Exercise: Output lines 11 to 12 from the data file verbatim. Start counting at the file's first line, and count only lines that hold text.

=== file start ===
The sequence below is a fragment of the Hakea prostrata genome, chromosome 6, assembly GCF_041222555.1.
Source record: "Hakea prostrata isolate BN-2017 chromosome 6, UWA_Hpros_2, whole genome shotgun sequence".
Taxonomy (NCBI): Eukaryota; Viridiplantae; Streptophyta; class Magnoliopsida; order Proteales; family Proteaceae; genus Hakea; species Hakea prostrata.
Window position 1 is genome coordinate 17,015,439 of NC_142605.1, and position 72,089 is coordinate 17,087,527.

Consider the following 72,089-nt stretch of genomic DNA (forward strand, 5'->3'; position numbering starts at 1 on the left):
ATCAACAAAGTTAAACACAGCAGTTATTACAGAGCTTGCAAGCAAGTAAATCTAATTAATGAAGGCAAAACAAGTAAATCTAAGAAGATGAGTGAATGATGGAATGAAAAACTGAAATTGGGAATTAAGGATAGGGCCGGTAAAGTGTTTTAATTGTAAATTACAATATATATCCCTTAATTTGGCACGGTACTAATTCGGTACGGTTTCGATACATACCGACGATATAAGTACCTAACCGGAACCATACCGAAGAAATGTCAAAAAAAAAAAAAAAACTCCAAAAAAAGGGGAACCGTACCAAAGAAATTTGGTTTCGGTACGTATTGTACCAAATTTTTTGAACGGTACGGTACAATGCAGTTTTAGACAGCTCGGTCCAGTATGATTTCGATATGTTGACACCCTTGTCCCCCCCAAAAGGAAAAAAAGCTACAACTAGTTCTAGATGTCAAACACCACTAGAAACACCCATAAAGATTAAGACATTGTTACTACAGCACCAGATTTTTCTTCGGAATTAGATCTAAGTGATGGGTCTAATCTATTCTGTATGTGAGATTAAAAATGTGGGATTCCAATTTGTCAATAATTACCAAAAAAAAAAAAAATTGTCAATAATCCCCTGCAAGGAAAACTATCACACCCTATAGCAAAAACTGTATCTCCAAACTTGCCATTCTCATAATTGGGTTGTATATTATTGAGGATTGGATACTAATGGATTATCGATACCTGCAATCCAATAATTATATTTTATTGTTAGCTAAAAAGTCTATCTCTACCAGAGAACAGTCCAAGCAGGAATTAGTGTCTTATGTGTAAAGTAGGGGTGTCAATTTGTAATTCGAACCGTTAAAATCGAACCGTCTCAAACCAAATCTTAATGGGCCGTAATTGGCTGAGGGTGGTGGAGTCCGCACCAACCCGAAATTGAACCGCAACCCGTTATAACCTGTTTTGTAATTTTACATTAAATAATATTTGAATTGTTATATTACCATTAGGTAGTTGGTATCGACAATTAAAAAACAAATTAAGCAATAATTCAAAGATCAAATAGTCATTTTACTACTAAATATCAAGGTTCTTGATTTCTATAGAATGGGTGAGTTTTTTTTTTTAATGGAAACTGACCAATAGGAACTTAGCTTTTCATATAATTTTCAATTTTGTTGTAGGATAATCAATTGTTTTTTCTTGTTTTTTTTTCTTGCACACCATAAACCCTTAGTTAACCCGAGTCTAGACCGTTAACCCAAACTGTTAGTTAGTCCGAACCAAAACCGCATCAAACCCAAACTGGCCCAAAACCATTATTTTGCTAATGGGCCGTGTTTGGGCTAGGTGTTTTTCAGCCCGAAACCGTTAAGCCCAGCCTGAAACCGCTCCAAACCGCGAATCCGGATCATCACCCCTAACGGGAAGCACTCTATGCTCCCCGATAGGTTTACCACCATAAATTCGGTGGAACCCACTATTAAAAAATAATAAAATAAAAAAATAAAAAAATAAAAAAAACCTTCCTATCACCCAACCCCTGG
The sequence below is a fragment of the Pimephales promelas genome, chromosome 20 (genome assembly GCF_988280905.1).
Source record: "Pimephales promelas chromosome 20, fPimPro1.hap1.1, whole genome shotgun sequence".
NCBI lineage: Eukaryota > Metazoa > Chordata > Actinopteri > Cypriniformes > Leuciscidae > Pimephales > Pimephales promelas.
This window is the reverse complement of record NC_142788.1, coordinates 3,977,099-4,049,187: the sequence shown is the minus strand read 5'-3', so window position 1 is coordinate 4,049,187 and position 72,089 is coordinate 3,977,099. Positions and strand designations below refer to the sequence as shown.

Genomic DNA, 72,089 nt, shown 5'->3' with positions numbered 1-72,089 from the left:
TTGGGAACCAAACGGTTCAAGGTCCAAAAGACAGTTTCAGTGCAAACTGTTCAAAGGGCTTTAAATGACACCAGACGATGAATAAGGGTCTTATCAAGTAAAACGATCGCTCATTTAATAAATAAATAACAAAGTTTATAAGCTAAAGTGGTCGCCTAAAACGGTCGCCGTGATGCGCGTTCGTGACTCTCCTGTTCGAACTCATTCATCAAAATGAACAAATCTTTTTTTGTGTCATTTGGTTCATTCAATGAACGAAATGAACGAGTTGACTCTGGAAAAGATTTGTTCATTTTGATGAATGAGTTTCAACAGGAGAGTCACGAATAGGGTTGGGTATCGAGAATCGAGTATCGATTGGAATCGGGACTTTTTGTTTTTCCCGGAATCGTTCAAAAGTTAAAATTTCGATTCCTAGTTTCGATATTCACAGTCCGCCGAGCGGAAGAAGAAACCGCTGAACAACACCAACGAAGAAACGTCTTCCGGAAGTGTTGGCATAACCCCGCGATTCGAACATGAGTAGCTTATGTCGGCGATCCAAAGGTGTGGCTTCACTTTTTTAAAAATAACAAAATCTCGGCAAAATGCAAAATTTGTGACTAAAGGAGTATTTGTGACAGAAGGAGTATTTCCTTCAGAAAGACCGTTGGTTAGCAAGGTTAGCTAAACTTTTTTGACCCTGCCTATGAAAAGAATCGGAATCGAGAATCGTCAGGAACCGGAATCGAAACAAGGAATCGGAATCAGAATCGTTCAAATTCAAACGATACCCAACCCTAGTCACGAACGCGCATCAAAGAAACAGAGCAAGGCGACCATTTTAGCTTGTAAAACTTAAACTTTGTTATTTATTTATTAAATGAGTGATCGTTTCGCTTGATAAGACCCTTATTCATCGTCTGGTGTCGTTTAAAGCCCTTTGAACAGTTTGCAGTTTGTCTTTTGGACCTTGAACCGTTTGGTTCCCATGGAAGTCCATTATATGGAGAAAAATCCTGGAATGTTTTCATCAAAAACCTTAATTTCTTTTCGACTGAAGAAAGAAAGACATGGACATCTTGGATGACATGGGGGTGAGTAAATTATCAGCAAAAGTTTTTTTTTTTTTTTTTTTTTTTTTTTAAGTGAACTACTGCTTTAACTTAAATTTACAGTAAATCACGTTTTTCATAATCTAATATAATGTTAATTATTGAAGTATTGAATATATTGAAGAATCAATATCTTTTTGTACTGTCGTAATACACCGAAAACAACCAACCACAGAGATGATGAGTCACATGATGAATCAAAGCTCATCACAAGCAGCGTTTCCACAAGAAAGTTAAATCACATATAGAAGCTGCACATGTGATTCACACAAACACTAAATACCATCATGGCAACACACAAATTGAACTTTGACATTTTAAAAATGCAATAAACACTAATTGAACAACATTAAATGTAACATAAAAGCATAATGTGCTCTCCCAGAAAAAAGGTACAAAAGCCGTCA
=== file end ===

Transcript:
Genomic DNA, 72,089 nt, shown 5'->3' with positions numbered 1-72,089 from the left:
TTGGGAACCAAACGGTTCAAGGTCCAAAAGACAGTTTCAGTGCAAACTGTTCAAAGGGCTTTAAATGACACCAGACGATGAATAAGGGTCTTATCAAGTAAAACGATCGCTCATTTAATAAATAAATAACAAAGTTTATAAGCTAAAGTGGTCGCCTAAAACGGTCGCCGTGATGCGCGTTCGTGACTCTCCTGTTCGAACTCATTCATCAAAATGAACAAATCTTTTTTTGTGTCATTTGGTTCATTCAATGAACGAAATGAACGAGTTGACTCTGGAAAAGATTTGTTCATTTTGATGAATGAGTTTCAACAGGAGAGTCACGAATAGGGTTGGGTATCGAGAATCGAGTATCGATTGGAATCGGGACTTTTTGTTTTTCCCGGAATCGTTCAAAAGTTAAAATTTCGATTCCTAGTTTCGATATTCACAGTCCGCCGAGCGGAAGAAGAAACCGCTGAACAACACCAACGAAGAAACGTCTTCCGGAAGTGTTGGCATAACCCCGCGATTCGAACATGAGTAGCTTATGTCGGCGATCCAAAGGTGTGGCTTCACTTTTTTAAAAATAACAAAATCTCGGCAAAATGCAAAATTTGTGACTAAAGGAGTATTTGTGACAGAAGGAGTATTTCCTTCAGAAAGACCGTTGGTTAGCAAGGTTAGCTAAACTTTTTTGACCCTGCCTATGAAAAGAATCGGAATCGAGAATCGTCAGGAACCGGAATCGAAACAAGGAATCGGAATCAGAATCGTTCAAATTCAAACGATACCCAACCCTAGTCACGAACGCGCATCAAAGAAACAGAGCAAGGCGACCATTTTAGCTTGTAAAACTTAAACTTTGTTATTTATTTATTAAATGAGTGATCGTTTCGCTTGATAAGACCCTTATTCATCGTCTGGTGTCGTTTAAAGCCCTTTGAACAGTTTGCAGTTTGTCTTTTGGACCTTGAACCGTTTGGTTCCCATGGAAGTCCATTATATGGAGAAAAATCCTGGAATGTTTTCATCAAAAACCTTAATTTCTTTTCGACTGAAGAAAGAAAGACATGGACATCTTGGATGACATGGGGGTGAGTAAATTATCAGCAAAAGTTTTTTTTTTTTTTTTTTTTTTTTTTTAAGTGAACTACTGCTTTAACTTAAATTTACAGTAAATCACGTTTTTCATAATCTAATATAATGTTAATTATTGAAGTATTGAATATATTGAAGAATCAATATCTTTTTGTACTGTCGTAATACACCGAAAACAACCAACCACAGAGATGATGAGTCACATGATGAATCAAAGCTCATCACAAGCAGCGTTTCCACAAGAAAGTTAAATCACATATAGAAGCTGCACATGTGATTCACACAAACACTAAATACCATCATGGCAACACACAAATTGAACTTTGACATTTTAAAAATGCAATAAACACTAATTGAACAACATTAAATGTAACATAAAAGCATAATGTGCTCTCCCAGAAAAAAGGTACAAAAGCCGTCA